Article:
At the OPS, he was famous for his fearless tackling and clever diving, and his bright sunny nature won him friends everywhere.

His pluck and his bright, sunny disposition, and his fondness for, and care of animals, made him a general favourite.

 

April 16th 1918

Lieut. Ronald Stonehouse (RAF)

After a considerable period of painful waiting, the casualty lists in the papers of those lost in the battles of the end of March are now revealing the scale of our losses – over 1000 notified on the Roll of Honour of officers killed, wounded or missing in the last two days.

Our fliers have also been actively engaged and we have now been informed that one of their casualties was Ronald Stonehouse, on April 1st.

Ronald flew as an observer and his pilot has written to the family to explain the most unfortunate circumstances which led to his death: “He and I were great friends and had been together ever since he joined the Squadron, and had done many trips together over the lines, lived in the same hut or billet and had many pleasant times together…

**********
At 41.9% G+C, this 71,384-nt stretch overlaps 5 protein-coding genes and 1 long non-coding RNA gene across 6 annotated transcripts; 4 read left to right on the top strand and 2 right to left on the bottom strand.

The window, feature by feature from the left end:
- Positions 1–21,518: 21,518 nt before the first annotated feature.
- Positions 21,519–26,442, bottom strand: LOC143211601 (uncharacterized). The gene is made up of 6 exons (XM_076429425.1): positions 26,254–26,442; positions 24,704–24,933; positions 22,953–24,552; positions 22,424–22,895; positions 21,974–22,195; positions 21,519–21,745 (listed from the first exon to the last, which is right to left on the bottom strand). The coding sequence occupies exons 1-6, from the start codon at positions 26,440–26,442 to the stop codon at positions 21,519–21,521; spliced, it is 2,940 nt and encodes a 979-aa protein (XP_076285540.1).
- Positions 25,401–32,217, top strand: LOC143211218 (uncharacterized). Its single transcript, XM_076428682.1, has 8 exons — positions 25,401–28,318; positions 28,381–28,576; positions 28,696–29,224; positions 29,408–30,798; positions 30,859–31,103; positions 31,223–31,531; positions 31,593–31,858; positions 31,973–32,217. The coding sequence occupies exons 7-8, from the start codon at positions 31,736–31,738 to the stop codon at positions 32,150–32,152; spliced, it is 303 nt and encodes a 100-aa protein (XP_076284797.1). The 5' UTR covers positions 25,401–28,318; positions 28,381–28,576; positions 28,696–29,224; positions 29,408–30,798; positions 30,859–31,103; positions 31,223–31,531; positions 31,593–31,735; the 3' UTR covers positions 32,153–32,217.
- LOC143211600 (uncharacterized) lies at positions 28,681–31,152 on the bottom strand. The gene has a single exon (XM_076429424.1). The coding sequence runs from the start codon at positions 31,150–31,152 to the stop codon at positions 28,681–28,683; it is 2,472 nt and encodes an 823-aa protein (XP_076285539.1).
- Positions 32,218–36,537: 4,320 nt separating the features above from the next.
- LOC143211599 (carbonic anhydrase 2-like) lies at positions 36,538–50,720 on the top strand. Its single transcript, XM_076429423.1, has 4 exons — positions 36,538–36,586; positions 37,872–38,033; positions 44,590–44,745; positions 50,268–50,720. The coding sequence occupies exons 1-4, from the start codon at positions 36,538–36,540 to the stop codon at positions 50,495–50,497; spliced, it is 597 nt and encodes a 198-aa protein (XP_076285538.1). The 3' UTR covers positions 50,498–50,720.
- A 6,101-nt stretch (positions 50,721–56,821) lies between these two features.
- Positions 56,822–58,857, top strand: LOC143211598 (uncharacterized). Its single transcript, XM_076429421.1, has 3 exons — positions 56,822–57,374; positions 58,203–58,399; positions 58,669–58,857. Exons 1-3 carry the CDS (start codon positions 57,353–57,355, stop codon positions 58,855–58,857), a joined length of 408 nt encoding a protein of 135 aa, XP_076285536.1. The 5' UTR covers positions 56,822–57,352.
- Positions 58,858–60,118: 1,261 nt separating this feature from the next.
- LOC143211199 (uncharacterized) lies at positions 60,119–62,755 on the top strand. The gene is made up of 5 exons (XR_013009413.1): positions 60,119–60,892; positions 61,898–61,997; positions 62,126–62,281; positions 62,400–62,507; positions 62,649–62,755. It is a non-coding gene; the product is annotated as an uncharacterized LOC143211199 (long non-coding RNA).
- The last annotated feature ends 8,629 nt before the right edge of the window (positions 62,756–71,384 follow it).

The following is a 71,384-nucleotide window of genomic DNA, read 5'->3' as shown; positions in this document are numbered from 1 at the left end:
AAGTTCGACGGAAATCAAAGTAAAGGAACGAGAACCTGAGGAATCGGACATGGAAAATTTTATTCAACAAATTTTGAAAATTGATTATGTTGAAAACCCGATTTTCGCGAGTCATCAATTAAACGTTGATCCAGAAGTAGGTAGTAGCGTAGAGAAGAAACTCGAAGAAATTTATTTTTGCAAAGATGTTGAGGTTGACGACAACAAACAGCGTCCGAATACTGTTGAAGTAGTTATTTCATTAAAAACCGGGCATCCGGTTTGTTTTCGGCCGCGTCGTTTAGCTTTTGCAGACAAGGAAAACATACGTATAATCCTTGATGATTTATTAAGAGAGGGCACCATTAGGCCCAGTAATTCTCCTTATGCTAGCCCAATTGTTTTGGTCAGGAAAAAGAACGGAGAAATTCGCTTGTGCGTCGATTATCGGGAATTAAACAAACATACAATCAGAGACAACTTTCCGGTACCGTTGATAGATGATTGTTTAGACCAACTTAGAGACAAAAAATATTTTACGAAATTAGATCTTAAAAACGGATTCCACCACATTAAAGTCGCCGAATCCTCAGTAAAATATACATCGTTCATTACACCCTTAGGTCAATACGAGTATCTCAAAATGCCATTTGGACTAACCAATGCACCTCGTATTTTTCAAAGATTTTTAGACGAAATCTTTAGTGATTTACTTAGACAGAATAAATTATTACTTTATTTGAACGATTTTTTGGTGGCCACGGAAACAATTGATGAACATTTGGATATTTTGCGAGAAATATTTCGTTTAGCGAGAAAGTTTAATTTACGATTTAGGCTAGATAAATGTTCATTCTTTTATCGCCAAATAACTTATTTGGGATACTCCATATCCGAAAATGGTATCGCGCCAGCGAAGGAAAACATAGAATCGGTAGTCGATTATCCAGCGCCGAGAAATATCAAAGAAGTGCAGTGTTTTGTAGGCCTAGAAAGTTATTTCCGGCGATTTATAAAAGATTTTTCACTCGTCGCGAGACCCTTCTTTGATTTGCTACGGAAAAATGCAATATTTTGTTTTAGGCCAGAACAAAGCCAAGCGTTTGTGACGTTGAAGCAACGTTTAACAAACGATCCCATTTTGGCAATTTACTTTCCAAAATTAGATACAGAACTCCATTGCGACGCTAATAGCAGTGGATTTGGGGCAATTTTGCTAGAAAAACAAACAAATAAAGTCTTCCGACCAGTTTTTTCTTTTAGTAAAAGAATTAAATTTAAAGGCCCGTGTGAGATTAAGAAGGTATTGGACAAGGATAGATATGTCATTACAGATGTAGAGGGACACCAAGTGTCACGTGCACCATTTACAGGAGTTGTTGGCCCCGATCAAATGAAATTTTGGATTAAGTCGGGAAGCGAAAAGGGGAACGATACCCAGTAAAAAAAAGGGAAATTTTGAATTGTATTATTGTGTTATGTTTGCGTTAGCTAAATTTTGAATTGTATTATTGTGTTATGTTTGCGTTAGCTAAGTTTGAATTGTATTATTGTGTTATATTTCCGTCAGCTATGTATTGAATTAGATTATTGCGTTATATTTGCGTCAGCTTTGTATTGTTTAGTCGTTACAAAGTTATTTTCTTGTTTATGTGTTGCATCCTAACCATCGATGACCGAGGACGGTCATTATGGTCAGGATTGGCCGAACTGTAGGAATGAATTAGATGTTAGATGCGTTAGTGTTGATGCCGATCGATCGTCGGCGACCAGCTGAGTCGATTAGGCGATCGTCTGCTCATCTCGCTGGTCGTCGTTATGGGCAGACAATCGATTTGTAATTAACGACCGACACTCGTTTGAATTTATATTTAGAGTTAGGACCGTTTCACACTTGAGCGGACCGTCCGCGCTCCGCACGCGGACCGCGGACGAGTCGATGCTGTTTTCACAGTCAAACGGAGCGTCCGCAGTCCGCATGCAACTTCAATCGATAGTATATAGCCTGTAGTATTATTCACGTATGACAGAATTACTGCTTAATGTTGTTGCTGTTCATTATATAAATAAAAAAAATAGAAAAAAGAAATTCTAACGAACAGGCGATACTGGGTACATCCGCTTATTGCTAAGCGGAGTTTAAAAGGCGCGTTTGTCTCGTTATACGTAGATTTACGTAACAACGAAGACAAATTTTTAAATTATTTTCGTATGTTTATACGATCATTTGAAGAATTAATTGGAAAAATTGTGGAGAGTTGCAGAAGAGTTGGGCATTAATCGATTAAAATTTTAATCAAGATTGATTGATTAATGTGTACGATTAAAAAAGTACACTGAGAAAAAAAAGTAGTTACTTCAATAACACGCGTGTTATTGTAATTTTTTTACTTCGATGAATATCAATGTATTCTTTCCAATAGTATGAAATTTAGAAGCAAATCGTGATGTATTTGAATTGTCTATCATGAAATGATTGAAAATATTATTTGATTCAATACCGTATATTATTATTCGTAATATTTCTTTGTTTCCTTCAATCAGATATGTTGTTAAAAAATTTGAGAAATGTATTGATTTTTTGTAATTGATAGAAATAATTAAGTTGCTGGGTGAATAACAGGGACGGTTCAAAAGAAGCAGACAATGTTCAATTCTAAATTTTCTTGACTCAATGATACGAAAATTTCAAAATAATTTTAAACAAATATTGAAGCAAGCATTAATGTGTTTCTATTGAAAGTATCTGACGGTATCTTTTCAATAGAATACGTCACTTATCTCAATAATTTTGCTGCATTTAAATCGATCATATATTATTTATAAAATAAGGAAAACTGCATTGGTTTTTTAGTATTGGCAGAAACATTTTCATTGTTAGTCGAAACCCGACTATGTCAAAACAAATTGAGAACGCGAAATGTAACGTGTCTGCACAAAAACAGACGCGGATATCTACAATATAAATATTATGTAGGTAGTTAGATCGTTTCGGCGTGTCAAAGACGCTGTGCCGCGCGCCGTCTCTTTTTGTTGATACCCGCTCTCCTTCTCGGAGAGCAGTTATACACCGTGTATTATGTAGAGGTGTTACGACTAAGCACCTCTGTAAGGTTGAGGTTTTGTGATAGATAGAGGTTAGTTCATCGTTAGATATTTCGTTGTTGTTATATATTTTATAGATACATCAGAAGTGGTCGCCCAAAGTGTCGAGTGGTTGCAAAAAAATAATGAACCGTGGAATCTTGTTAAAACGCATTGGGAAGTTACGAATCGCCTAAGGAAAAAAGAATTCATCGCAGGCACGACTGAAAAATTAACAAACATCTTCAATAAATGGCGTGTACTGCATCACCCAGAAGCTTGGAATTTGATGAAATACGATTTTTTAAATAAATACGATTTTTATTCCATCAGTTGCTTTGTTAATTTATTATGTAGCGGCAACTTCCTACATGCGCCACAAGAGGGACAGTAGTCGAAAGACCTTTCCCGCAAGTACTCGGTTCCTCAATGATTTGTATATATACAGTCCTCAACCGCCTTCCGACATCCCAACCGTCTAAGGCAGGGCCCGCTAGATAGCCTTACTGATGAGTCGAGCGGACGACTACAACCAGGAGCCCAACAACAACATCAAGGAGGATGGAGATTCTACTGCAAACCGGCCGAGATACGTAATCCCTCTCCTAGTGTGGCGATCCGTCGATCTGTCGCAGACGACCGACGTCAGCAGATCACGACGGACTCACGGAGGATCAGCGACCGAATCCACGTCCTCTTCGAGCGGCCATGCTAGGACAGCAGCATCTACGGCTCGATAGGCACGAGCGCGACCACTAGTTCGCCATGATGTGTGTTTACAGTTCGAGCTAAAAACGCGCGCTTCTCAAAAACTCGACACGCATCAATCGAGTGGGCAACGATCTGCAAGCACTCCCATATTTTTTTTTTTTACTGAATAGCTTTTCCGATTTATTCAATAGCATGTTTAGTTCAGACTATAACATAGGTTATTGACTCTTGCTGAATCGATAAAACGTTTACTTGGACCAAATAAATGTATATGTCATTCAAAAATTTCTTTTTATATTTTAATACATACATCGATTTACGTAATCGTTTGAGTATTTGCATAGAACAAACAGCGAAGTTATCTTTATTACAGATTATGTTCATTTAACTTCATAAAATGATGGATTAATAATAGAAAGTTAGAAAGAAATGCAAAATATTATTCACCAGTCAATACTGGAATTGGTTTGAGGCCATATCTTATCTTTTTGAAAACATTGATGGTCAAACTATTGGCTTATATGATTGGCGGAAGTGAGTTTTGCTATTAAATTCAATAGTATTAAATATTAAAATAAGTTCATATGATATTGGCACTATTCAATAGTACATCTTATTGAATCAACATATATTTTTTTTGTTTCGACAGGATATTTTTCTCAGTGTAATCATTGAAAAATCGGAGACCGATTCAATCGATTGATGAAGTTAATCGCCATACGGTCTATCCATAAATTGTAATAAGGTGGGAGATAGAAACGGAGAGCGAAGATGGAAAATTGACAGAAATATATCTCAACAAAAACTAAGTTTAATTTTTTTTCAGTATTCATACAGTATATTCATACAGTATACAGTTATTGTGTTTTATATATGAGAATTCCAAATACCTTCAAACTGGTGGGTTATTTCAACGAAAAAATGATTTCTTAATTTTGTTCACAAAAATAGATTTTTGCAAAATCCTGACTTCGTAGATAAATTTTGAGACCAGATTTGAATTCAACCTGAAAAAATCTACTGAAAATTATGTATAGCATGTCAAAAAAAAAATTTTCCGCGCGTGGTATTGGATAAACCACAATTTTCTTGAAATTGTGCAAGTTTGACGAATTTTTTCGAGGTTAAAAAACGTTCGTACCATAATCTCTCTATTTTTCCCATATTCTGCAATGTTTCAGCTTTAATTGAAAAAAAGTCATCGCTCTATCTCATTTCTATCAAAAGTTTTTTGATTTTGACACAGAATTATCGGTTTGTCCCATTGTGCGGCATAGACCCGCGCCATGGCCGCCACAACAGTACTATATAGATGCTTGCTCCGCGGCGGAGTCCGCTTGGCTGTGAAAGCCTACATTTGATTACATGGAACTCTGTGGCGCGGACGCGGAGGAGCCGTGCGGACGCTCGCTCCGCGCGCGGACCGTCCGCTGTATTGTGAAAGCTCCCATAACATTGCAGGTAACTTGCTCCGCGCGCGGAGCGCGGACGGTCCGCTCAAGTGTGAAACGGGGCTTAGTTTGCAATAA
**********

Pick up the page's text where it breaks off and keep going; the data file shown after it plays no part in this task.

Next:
On the night of March 31st, he and I had made two trips together over the lines.  Just as daylight was breaking, we had landed and were walking together to report to the Major. He turned back to get something he had forgotten. Half a minute later 6 or 7 bombs fell on the aerodrome, and we found him lying under the machine. He was killed instantaneously.”

Ronald took off on the evening of March 31st as a member of the RFC, but landed in the early hours of April 1st a member of the newly formed RAF – becoming, quite possibly, the RAF’s first casualty  (the RFC and the RNAS having been combined to form the RAF on April 1st).

Ronald had first joined the Army Service Corps, as he had injured one of his ankles in his early training and could not march. In August 1917 he joined the RFC and, after his training in aerial gunnery and as an observer, went out to France where he was working on a night-bombing aeroplane with 101st Squadron.